The unlikely emergence of the remote Himalayan valley of Kullu as a centre of devotional (bhakti) Vaishnavism c. 1650 has customarily been explained as the residual outcome of regional integration into the Mughal Empire. However, recent research on the role of ascetic movements in the history of early modern India suggests the bairagi sadhus behind this shift in religious orientation played a far greater role in the mountain kingdom's development than the mere 'conversion' of its raja that is reported in local tradition. This article traces the development of bairagi involvement in Kullu to revise the customary account of state formation in the region. It shows that Vaishnava ascetics directly contributed to Kullu's development at various historical junctures and links these processes with parallel phases of the Ramanandi sampraday's evolution in north India. In investigating a pan-Indian phenomenon in a limited area, this article highlights the importance of integrating regional histories within the broader framework of the history of the subcontinent.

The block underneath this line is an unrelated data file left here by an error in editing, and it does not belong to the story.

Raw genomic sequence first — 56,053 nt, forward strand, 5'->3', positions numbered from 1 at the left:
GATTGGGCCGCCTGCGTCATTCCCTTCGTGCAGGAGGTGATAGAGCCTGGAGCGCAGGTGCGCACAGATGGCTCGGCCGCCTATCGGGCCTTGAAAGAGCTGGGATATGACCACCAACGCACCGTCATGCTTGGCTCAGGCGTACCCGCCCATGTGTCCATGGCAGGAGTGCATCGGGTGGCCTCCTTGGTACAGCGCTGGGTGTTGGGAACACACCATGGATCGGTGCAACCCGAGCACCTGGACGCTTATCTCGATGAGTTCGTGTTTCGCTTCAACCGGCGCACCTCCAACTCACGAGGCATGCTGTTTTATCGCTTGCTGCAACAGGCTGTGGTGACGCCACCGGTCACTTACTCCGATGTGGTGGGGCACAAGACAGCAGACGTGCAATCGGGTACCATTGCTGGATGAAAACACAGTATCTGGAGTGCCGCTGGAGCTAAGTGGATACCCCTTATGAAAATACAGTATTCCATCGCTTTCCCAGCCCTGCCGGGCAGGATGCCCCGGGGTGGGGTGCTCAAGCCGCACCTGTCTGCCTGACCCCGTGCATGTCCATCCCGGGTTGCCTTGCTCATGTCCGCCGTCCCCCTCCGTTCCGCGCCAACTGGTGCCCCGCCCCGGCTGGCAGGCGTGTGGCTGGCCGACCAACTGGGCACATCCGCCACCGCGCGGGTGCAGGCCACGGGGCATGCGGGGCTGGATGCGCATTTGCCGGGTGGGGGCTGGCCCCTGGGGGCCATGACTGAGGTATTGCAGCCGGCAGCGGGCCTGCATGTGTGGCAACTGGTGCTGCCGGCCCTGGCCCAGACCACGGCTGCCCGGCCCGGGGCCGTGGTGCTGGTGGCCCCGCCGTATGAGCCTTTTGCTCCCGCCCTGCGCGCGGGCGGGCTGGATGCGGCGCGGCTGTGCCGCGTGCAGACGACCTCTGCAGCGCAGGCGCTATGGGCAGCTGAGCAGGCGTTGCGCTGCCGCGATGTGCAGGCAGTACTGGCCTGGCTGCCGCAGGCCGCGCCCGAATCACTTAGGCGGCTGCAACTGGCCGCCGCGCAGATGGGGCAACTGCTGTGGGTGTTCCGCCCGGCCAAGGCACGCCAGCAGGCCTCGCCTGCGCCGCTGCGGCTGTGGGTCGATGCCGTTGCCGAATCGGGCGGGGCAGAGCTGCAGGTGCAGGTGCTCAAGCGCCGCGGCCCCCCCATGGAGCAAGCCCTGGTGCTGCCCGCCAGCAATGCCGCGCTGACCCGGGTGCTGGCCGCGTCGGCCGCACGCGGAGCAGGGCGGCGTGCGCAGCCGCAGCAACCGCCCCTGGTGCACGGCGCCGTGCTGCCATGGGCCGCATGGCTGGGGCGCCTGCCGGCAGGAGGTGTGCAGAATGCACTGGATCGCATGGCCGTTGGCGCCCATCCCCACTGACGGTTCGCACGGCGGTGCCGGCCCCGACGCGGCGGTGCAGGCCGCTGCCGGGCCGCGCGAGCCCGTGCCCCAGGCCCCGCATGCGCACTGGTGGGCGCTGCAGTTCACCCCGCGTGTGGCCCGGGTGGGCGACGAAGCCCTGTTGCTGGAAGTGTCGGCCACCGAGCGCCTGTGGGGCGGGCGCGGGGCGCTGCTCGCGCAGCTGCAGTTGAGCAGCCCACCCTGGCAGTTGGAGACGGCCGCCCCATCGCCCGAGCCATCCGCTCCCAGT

All Science Journal Classification (ASJC) codes
- Economics and Econometrics
- Social Sciences(all)